Researchers have combined macro photography with DNA metabarcoding to create a new botanical “CSI” tool that may hold the key to safeguarding the future of Australia’s critically endangered carnivorous plants.
The new technology — developed by researchers from Curtin University, the Botanical and Zoological Natural History Collections in Munich and the University of Munich — enables experts to take a sophisticated look inside the stomachs of carnivorous plants, overcoming a hurdle that had previously stumped entomologists.
Researchers set off on a 6,000km journey to Western Australia’s remote Kimberley region to test the new method, capturing macro photographs of carnivorous plants of the genus Drosera, known as sundews.
Lead author Mr Thilo Krueger, a PhD student from Curtin’s School of Molecular and Life Sciences, said understanding how many and what kinds of insects that carnivorous plants ate was critical to their survival.
“Western Australia has — by far — the highest number of carnivorous plant species in the world and many of them are critically endangered, threatened by habitat destruction, environmental pollution and climate change,” Mr Krueger said.
“Quite often, several carnivorous plant species are found in one habitat, and the question arises if different species may rely upon different food sources. To develop conservation plans that protect their future, it is essential to understand their biology, which includes what they eat — their natural prey spectra.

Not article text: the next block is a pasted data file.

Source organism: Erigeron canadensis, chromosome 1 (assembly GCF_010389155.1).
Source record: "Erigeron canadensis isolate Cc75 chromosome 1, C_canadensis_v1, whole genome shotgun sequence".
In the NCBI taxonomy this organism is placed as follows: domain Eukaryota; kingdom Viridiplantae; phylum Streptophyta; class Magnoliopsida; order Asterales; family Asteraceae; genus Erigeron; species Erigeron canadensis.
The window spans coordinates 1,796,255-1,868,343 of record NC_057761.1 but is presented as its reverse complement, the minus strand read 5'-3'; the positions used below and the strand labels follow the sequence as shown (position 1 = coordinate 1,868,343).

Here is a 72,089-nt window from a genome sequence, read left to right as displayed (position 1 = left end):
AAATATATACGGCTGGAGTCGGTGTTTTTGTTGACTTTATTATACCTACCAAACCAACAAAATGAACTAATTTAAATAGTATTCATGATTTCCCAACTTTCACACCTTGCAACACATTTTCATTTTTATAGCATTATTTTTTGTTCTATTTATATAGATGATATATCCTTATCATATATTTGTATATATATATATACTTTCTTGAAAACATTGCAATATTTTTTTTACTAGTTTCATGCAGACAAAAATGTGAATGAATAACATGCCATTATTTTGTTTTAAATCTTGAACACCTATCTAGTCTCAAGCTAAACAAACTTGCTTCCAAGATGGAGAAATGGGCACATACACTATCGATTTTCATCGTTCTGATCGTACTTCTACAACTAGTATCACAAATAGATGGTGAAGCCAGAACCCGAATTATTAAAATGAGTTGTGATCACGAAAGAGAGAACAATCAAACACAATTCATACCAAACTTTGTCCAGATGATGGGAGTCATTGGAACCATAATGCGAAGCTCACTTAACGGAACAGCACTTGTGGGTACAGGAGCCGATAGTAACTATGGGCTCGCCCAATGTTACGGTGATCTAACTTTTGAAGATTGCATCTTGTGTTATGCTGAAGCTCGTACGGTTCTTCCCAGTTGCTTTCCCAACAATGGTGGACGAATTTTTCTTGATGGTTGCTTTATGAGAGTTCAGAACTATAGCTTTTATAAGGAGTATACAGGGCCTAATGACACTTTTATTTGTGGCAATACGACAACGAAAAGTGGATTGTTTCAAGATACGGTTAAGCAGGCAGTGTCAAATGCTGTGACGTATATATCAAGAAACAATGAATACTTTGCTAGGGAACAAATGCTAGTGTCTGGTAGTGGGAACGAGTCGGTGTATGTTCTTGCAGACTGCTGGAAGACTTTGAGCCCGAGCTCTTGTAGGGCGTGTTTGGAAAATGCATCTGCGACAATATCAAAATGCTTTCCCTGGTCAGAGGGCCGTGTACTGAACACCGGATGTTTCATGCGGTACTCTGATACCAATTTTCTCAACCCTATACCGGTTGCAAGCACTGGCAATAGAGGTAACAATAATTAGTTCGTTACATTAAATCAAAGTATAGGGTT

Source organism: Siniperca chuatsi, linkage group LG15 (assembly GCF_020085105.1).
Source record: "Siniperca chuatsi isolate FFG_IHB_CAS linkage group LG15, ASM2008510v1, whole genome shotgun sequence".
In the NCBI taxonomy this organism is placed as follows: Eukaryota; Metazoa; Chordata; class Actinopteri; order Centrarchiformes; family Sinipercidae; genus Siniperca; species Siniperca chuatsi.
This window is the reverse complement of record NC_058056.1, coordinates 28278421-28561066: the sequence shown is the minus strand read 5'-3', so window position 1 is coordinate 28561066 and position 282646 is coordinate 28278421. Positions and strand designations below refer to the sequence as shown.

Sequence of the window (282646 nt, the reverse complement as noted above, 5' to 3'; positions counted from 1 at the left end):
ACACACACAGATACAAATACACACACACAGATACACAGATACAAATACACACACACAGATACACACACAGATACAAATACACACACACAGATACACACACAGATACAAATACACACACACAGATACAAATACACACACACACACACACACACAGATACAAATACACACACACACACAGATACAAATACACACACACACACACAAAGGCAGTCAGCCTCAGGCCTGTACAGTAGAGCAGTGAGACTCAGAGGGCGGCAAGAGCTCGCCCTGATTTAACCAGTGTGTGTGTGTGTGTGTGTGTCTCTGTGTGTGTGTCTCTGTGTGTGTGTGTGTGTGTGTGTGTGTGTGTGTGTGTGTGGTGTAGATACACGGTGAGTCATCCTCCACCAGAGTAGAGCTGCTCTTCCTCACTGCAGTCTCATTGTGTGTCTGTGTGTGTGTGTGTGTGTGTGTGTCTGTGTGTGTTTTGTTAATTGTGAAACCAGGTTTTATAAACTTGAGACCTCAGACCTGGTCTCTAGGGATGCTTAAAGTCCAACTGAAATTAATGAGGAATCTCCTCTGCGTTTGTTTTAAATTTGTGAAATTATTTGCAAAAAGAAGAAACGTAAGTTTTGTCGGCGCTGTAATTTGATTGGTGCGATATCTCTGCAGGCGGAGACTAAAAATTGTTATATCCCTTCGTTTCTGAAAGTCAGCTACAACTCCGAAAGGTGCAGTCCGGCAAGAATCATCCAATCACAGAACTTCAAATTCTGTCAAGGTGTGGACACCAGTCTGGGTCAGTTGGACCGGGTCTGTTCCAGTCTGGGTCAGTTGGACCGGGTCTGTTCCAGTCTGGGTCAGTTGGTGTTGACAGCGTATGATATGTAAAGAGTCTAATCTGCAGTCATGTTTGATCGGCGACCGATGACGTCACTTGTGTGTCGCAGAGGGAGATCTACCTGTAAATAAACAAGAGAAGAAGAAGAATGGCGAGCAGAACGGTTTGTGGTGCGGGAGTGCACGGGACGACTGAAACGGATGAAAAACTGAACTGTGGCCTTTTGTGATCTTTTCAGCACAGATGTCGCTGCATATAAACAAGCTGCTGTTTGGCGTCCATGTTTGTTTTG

“Studying the prey spectra of carnivorous plants has previously been hampered by the fact that digested insect prey is often hard to identify, even by trained entomologists. Soft-bodied insects such as midges often turn into unidentifiable crumbs during digestion on the leaves.”
Co-author Dr Adam Cross, a Botanist and Restoration Ecologist from Curtin’s School of Molecular and Life Sciences, said the new method combined macro photography of the captured insects with DNA metabarcoding, a cutting-edge insect identification tool.
“Any insect that is captured by a carnivorous plant will contain traces of its genetic material or DNA, even after digestion by the plant. This DNA can be detected and compared with DNA libraries of known insects, thus identifying the prey,” Dr Cross said.
“Because DNA metabarcoding is prone to contaminations and does not allow us to estimate the quantity of prey, we carefully controlled our data using macro photographs of the prey items to achieve an unprecedented completeness of prey spectra data.”
Senior author Dr Andreas Fleischmann, from the Botanical Natural History Collection and the University of Munich, said this new method of DNA metabarcoding was so sensitive that it even detected tiny amounts of insect DNA that were not obvious to researchers from field examination and macro photographs.
“Hence, our study of carnivorous prey spectra using genetic DNA fingerprints from the captured insects resembled reconstructing a crime scene — except our crime scene investigation was about finding out what a set of carnivorous plants had for lunch,” Dr Fleischmann said.